A: I was so pleased, so grateful, to get Achebe's seal of approval. I've never met him. My editor in New York sent him the book and I remember the afternoon she called to say she had heard from him and that he could not believe someone my age had written this book. It was not just that he said something, it was WHAT he said that meant so much to me. What's in this 'making' he refers to? I think I have been blessed with a gift and that I made the conscious decision to work very hard to make something of this gift. I am an incredibly hard worker, perhaps a bit of a perfectionist – I will revise a single sentence fifty times until I am pleased with it. I have a singular commitment to my work and I am fortunate to have the support of loved ones, my parents, my sisters and brothers and close friends are an incredible source of support. An artist always needs to know that there is a safe place that one can turn to.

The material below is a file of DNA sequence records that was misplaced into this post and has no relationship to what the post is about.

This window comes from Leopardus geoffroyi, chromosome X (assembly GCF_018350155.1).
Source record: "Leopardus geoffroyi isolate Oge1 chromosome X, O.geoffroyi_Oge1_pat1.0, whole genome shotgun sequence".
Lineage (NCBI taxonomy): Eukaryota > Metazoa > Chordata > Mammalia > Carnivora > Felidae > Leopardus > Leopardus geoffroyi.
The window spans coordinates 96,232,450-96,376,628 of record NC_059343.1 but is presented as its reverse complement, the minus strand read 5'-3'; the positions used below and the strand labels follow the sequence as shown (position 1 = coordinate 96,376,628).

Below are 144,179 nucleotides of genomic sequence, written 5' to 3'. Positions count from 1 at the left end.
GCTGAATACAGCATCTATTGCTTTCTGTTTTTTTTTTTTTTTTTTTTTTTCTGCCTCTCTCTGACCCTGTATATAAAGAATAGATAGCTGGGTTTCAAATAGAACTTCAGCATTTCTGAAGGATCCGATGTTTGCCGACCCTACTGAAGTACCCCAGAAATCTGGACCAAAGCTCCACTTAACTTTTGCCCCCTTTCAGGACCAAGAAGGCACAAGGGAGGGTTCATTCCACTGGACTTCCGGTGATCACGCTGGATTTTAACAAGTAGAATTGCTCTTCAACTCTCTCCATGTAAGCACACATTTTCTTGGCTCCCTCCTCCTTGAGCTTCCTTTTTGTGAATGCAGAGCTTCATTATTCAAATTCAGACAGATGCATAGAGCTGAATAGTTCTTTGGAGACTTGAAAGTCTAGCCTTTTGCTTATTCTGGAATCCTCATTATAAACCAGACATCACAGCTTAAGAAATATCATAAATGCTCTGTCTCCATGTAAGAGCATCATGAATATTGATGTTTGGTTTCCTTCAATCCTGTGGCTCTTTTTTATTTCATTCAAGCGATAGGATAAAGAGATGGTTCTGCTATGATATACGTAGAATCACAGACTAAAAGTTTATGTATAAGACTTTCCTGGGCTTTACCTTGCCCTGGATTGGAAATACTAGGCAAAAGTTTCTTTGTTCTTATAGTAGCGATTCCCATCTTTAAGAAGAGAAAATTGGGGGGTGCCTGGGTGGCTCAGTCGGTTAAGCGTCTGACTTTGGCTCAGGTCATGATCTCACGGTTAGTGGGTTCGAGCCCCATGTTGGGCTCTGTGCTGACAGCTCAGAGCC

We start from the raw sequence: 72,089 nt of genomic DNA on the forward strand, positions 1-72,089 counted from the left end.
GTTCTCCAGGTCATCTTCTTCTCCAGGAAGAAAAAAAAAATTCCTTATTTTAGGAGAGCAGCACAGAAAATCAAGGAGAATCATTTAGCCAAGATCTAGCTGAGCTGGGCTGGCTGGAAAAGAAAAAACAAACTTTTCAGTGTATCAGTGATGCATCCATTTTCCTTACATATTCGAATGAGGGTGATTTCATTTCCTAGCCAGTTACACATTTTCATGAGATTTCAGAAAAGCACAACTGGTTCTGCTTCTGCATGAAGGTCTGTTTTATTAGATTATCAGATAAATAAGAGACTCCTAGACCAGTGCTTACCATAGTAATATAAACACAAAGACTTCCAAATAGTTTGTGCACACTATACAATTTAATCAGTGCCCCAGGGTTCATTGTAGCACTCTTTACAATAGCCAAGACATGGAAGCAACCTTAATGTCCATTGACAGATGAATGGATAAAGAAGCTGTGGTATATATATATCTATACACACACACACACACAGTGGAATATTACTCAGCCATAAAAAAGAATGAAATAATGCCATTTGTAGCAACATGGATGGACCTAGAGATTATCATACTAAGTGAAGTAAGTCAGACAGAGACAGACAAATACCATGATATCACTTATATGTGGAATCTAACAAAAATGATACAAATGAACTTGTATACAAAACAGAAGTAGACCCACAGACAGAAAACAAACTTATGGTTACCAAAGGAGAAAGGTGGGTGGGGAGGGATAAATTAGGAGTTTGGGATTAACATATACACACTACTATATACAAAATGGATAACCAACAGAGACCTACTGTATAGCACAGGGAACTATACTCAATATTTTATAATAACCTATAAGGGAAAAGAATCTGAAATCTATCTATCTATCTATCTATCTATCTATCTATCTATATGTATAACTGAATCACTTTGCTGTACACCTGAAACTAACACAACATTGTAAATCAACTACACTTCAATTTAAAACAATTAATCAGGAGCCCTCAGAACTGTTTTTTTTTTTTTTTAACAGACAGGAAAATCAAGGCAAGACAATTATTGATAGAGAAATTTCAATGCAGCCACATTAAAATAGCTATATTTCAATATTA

Q: You always play with cross-cultural marriages and relationships. I know you have a brother who is married to a Yoruba lady. Chimamanda, it will be interesting to see how you go yourself in real life – or how you are going already!

A: You forget my nephew, the wonderful, smart, adorable 13-year old Tokunbo Oremule, from my sister Ijeoma's 1'first marriage. Yes, it will be interesting to see how I go or how I am going in real life, indeed. As for playing with cross-cultural relationships in my work, I think it is my way of simply making a point about possibility. Relationships where both people are of a common culture are generally easier, but sometimes joy and love come clothed in a different culture and it is our responsibility to grab it. This is the only chance we have to live in this complex, wondrous world.